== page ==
I’m going to start with the attempts that didn’t quite go to plan – when I say didn’t go to plan, I mean complete disaster for attempt #1 as you will see in a moment. After trawling the internet and finding as many tutorials as I could (there’s not many out there) I felt ready to have a go. I knew I needed a slow-moving recipe so decided to modify Amy’s slow moving recipe a little for my tastes (I can’t tolerate too much coconut oil). I decided to include avocado oil for the first time so even though it’s not how it was supposed to look, I am at least looking forward to trying the soap after a good cure. I also figured I’d still go ahead and use castor oil since I’ve used it before and didn’t find it sped trace up too much. After combining my lye water with the oils and splitting out small portions for my colours I decided that the base was a little too green – from the avocado I assume? So I added some TD (another no no when needing a slow mover!). Here’s the colour palette I used for inspiration:


I poured a little of my (still green) base colour into my mould and started pouring the lines of what was to be the teardrop. This part seemed to go ok other than getting a little thicker than I’d like towards the last couple of pours. My remaining base however was definitely way too thick. Went ahead and poured as best I could then decorated the tops – I didn’t expect a perfect teardrop but what I got was way worse than expected! Here’s a picture of the top so you can at least see how my colours turned out.

As you can see, that is most definitely NOT a teardrop!!

On to attempt #2

I decided to use the same recipe but changed out the avocado for sweet almond oil and also took out the castor oil and increased my lard. I did still use a little TD though in my base colour as I wanted a pastel green and it looked too dark without it. The colours stayed a little more fluid this time but my base was still thicker than I would have liked. I think this time though this was probably down to me getting a little too stick blender happy and probably going past light trace in the first place. I knew it wasn’t going to be a perfect teardrop but it was a definite improvement on the above (wouldn’t be hard though!).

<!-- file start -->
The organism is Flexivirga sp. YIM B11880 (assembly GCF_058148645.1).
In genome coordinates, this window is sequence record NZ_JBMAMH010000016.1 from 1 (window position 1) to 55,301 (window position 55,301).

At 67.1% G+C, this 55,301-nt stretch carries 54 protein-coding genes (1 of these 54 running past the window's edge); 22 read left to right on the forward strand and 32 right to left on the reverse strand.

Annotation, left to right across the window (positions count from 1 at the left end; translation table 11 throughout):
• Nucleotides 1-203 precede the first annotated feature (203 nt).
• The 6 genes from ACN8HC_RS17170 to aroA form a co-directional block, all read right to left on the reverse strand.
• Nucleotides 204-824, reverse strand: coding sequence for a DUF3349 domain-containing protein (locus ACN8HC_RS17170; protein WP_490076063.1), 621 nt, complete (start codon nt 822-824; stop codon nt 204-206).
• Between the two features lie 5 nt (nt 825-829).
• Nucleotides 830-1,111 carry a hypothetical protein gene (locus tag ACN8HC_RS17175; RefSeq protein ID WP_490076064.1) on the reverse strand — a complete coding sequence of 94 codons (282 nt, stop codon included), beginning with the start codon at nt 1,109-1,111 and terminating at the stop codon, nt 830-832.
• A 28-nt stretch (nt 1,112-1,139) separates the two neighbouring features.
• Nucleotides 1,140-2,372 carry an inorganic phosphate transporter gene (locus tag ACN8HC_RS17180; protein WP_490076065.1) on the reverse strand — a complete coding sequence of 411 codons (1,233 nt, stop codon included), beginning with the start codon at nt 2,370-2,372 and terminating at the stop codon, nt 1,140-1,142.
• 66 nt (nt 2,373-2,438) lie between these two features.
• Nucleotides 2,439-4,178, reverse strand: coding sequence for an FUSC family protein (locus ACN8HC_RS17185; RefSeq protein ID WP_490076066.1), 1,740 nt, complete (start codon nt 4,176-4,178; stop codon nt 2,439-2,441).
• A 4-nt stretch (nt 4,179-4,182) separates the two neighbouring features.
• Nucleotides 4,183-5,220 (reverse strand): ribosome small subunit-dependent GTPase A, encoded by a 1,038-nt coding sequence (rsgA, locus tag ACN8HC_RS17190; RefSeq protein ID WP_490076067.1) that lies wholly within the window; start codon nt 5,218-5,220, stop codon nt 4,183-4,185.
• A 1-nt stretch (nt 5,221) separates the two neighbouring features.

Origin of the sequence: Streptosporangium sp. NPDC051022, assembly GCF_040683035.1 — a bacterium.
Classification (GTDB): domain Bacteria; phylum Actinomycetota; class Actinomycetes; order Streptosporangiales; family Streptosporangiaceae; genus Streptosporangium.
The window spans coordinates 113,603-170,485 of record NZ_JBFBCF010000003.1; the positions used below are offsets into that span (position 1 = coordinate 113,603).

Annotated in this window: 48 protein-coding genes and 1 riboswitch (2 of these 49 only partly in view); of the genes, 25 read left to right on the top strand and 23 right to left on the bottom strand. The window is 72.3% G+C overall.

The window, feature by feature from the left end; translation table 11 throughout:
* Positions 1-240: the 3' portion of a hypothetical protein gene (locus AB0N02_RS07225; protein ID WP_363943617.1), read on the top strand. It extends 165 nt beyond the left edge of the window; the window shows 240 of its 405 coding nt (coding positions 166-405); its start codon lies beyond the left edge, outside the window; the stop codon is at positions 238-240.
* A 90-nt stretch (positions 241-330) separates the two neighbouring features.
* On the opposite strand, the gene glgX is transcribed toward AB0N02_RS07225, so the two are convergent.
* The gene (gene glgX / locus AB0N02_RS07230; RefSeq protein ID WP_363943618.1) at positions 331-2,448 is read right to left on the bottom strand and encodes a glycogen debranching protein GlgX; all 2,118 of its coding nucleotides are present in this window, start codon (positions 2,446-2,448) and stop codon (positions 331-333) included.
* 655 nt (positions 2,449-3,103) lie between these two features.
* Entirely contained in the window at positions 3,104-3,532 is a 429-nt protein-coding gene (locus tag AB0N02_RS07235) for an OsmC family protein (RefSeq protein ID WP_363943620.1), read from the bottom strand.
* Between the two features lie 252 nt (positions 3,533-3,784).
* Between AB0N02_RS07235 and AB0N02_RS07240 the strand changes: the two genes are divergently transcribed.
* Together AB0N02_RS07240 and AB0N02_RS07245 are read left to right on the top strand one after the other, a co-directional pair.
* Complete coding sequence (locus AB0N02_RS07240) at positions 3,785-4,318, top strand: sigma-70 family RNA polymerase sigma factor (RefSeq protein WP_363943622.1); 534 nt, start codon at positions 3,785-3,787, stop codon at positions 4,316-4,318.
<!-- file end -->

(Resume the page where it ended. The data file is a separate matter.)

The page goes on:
Now for the main event!

Ever the perfectionist I decided attempt #3 was a must. This time there would be no TD, less stick blending, no castor and I intended to pour when instinctively I felt it was still a little runnier than I’d usual go for on the assumption I’m always pouring at slightly too thick trace for this technique. I’ve been using paper cups for my colours so that I can pinch a spout but had found that because there was so little soap batter in there it was hard for gravity to do its job and that the soap didn’t pour out as easily as it would with more soap in there. With this in mind I increased the oil weight in my recipe by 100g so I could use extra for the colours without taking it out of what I needed for the base.

I always go for pinks, blues and greens so decided to try a different colour scheme this time (pink is still in there though). This was my inspiration colour palette and blobs of leftover soap next to it to compare:

Despite everything inside me screaming to ‘just SB a little bit more’, I held off and just went ahead with pouring a small base layer. I waited a little while before pouring my colours cos I felt the soap was a little too thin and that I would just end up with a muddy mess. I did quite a few passes of the colours but stopped about half an inch away from the sides. My base was still really fluid this time and I did end up with more on one side with my initial pass as I was faster with one hand!! I also decided that I wasn’t going to decorate the top this time as I wanted to keep it simple and all about the (elusive) teardrop inside. I also decided to CPOP this one as I really wanted it to gel to make the colours pop. This is the top:


I felt that if this one hadn’t worked out I really didn’t think I would have ever achieved a teardrop as I thought everything had gone as I wanted it to. I was very impatient with this one so as soon as it was in full gel I took it out of the oven and left it to cool. Once cooled I put it in the freezer so that I could get it out of the mould without damaging the corners. I ended up unmoulding and cutting the same day I made it. I was super happy with what I found inside!


I was happy with all of the bars and it’s quite possible I did a little dance in the kitchen!!

And some ‘arty’ angled shots just because!

I definitely learnt a lot from this challenge:

  1. Castor oil DOES speed trace – probably not enough to be an issue usually but definitely when time is of the essence.
  2. TD also speeds trace – again probably not enough to be an issue usually.
  3. Avocado oil has a distinctive green tinge.